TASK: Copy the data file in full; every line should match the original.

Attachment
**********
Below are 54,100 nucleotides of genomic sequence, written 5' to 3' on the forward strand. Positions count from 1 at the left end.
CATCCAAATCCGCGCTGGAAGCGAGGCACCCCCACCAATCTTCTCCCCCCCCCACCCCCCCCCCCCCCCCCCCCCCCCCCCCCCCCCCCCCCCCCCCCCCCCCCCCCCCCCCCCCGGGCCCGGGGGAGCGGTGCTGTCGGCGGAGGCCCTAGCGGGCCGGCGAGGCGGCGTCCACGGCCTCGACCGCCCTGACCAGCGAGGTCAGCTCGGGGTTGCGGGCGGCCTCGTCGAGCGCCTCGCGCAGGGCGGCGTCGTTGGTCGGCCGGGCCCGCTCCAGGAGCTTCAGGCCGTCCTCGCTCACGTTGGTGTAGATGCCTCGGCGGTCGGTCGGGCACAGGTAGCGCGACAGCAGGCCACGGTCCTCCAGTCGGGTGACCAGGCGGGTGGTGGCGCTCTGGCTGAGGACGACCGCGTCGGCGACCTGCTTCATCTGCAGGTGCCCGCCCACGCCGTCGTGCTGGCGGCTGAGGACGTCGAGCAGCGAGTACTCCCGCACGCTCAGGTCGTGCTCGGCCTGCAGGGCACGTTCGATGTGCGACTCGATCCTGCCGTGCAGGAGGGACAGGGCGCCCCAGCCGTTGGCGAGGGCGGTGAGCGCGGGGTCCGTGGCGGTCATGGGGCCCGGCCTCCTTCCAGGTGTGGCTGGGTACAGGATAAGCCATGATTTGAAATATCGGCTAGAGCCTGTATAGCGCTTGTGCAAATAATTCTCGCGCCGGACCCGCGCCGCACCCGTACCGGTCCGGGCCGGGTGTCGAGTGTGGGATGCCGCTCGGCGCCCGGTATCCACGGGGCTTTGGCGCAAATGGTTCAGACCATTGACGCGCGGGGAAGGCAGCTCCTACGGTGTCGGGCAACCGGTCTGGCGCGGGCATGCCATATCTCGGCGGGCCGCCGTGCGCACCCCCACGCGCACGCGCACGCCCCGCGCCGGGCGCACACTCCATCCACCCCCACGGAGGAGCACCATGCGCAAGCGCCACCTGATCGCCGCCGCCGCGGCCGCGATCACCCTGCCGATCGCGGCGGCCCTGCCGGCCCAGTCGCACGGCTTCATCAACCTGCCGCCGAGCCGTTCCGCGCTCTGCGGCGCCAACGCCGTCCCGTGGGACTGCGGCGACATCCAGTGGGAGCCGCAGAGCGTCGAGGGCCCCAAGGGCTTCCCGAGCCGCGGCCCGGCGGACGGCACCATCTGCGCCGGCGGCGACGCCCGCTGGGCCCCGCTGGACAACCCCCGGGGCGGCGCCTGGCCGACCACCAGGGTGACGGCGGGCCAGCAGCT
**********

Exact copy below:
Below are 54,100 nucleotides of genomic sequence, written 5' to 3' on the forward strand. Positions count from 1 at the left end.
CATCCAAATCCGCGCTGGAAGCGAGGCACCCCCACCAATCTTCTCCCCCCCCCACCCCCCCCCCCCCCCCCCCCCCCCCCCCCCCCCCCCCCCCCCCCCCCCCCCCCCCCCCCCCGGGCCCGGGGGAGCGGTGCTGTCGGCGGAGGCCCTAGCGGGCCGGCGAGGCGGCGTCCACGGCCTCGACCGCCCTGACCAGCGAGGTCAGCTCGGGGTTGCGGGCGGCCTCGTCGAGCGCCTCGCGCAGGGCGGCGTCGTTGGTCGGCCGGGCCCGCTCCAGGAGCTTCAGGCCGTCCTCGCTCACGTTGGTGTAGATGCCTCGGCGGTCGGTCGGGCACAGGTAGCGCGACAGCAGGCCACGGTCCTCCAGTCGGGTGACCAGGCGGGTGGTGGCGCTCTGGCTGAGGACGACCGCGTCGGCGACCTGCTTCATCTGCAGGTGCCCGCCCACGCCGTCGTGCTGGCGGCTGAGGACGTCGAGCAGCGAGTACTCCCGCACGCTCAGGTCGTGCTCGGCCTGCAGGGCACGTTCGATGTGCGACTCGATCCTGCCGTGCAGGAGGGACAGGGCGCCCCAGCCGTTGGCGAGGGCGGTGAGCGCGGGGTCCGTGGCGGTCATGGGGCCCGGCCTCCTTCCAGGTGTGGCTGGGTACAGGATAAGCCATGATTTGAAATATCGGCTAGAGCCTGTATAGCGCTTGTGCAAATAATTCTCGCGCCGGACCCGCGCCGCACCCGTACCGGTCCGGGCCGGGTGTCGAGTGTGGGATGCCGCTCGGCGCCCGGTATCCACGGGGCTTTGGCGCAAATGGTTCAGACCATTGACGCGCGGGGAAGGCAGCTCCTACGGTGTCGGGCAACCGGTCTGGCGCGGGCATGCCATATCTCGGCGGGCCGCCGTGCGCACCCCCACGCGCACGCGCACGCCCCGCGCCGGGCGCACACTCCATCCACCCCCACGGAGGAGCACCATGCGCAAGCGCCACCTGATCGCCGCCGCCGCGGCCGCGATCACCCTGCCGATCGCGGCGGCCCTGCCGGCCCAGTCGCACGGCTTCATCAACCTGCCGCCGAGCCGTTCCGCGCTCTGCGGCGCCAACGCCGTCCCGTGGGACTGCGGCGACATCCAGTGGGAGCCGCAGAGCGTCGAGGGCCCCAAGGGCTTCCCGAGCCGCGGCCCGGCGGACGGCACCATCTGCGCCGGCGGCGACGCCCGCTGGGCCCCGCTGGACAACCCCCGGGGCGGCGCCTGGCCGACCACCAGGGTGACGGCGGGCCAGCAGCT